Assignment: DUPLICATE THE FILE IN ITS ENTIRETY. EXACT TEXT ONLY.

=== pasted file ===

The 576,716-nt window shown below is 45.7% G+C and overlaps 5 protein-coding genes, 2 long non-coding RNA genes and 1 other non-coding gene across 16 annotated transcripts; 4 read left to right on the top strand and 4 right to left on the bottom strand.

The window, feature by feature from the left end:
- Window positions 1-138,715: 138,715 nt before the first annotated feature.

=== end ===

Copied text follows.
The 576,716-nt window shown below is 45.7% G+C and overlaps 5 protein-coding genes, 2 long non-coding RNA genes and 1 other non-coding gene across 16 annotated transcripts; 4 read left to right on the top strand and 4 right to left on the bottom strand.

The window, feature by feature from the left end:
- Window positions 1-138,715: 138,715 nt before the first annotated feature.